Step 4: Stretch the Hat on Your Round Form
Once the crown seems fairly malleable, you can stretch it softly but firmly over your round form to open up the crown and get it back to its default shape. Remember not to pull too hard here.
Gently shape the hat to its round form.
If the crown hasn’t opened up completely, you can simply repeat the process of introducing some mist, then some steam, and then force to open up the crown.
Step 5: Place a Center Crease in Your Hat
Once the crown is open, you can start by putting a center crease in the hat. Hit the crown with a little bit more water and steam and then you can use one finger to draw a line over the center of the crown.
After introducing moisture, use one finger to draw a line so you can place a center crease.
Check to make sure that things are actually centered using the small bow at the back of the sweatband found on many hats and just making sure that front to back things are lined up.
Step 6: Place Your Center Crease
If the line is centered, you can then use a small amount of pressure to make a center crease in the crown of the hat. Work slowly and carefully. You can start in the middle of the crown and crease outward or start at one end.
Start placing a center crease by using a small amount of pressure.
I often find that it’s easiest to start at the back of the crown and work my way up to the front. If you’d like your hat to have a center dent-style, you’re more or less finished.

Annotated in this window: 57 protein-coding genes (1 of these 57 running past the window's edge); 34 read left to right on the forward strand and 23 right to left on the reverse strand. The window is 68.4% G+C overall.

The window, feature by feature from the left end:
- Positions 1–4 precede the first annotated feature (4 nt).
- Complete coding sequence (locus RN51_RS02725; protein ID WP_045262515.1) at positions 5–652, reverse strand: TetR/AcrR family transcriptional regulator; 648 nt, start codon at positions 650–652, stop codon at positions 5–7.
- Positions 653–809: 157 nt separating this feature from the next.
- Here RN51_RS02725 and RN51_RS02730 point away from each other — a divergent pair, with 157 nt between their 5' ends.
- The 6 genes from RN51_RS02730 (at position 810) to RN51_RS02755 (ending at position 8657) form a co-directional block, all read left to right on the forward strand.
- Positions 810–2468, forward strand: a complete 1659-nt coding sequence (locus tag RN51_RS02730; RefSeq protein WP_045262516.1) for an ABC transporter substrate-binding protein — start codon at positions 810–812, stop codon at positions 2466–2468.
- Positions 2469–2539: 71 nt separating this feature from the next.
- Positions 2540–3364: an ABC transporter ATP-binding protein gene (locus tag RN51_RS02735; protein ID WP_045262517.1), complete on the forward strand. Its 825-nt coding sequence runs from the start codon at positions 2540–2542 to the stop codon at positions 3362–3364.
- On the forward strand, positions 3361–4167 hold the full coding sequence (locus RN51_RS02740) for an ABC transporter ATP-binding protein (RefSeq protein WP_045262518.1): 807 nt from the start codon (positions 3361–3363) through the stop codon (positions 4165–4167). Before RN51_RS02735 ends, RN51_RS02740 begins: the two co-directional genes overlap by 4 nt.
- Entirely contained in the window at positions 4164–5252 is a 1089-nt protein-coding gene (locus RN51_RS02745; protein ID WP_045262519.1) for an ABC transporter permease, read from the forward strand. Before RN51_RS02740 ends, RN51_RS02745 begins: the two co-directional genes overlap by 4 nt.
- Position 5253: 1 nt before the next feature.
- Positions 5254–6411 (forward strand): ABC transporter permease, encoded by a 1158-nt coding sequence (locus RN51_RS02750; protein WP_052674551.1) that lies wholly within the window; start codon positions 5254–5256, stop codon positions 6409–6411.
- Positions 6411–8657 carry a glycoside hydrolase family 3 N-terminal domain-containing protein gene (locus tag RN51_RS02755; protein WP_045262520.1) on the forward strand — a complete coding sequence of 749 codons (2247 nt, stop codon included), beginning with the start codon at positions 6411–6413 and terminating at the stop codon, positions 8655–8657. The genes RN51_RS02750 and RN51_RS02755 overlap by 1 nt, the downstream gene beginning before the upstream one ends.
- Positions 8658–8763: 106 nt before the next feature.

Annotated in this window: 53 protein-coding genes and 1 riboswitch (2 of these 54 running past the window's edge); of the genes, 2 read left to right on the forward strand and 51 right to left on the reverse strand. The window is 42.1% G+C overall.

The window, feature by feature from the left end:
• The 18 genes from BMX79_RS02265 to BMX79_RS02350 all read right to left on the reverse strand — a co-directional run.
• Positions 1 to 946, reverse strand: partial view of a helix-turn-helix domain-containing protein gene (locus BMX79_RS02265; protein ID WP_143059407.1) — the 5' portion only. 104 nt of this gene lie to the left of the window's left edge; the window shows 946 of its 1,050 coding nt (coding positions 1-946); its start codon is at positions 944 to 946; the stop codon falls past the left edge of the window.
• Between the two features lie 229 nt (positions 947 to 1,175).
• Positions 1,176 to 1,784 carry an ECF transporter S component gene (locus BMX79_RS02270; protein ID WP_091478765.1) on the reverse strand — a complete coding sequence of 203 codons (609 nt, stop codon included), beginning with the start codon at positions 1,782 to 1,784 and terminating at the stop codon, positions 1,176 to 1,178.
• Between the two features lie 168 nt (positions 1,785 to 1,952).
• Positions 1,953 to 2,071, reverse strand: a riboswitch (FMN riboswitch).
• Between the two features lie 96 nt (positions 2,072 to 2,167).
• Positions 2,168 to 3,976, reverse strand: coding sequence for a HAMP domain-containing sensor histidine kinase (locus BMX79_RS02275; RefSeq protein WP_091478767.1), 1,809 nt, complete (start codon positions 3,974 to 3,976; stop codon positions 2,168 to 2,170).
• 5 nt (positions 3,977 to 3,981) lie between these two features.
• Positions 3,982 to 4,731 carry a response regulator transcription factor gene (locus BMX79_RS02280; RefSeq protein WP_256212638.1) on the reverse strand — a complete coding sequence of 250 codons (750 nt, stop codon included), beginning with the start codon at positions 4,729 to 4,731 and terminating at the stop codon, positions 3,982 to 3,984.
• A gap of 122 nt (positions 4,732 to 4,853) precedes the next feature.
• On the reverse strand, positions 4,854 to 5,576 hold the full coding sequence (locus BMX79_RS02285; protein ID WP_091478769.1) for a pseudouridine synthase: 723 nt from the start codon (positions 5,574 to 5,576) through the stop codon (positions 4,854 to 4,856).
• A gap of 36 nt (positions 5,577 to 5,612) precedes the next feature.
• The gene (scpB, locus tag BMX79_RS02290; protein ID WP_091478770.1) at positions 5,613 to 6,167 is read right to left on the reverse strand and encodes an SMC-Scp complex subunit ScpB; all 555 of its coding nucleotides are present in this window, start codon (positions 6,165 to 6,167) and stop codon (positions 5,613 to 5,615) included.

Step 7: Pinch the Front of Your Hat
The only other thing you’ll have to do is make a pinch at the front of the crown to put two dimples in the front of the hat. Then hit it with a bit more water and steam, hang it, and you should be good to go with a center-dented hat.
We’re going to demonstrate a teardrop or C-crown shape here, though, so there are more steps involved.
Step 8: Begin Flattening Out the Crown
After using a bit more water and steam, you’re going to want to start flattening out the top of the crown. You can start at the back and, again, work your way toward the front creating that teardrop shape.
Keep in mind that the back of the crown will have a lower overall height than the front when viewing it with the brim parallel to the floor.
When viewing the hat with the brim parallel to the floor, keep in mind that, traditionally, the back of the crown will have a lower overall height than the front.
Step 9: Use Your Hands to Shape
Again, working gently and carefully, just shape the hat with your hands into the overall teardrop shape, working with water and steam as needed. There really isn’t a better way to explain this; your hands should hopefully just develop a feel for where they need to be as you go through the process.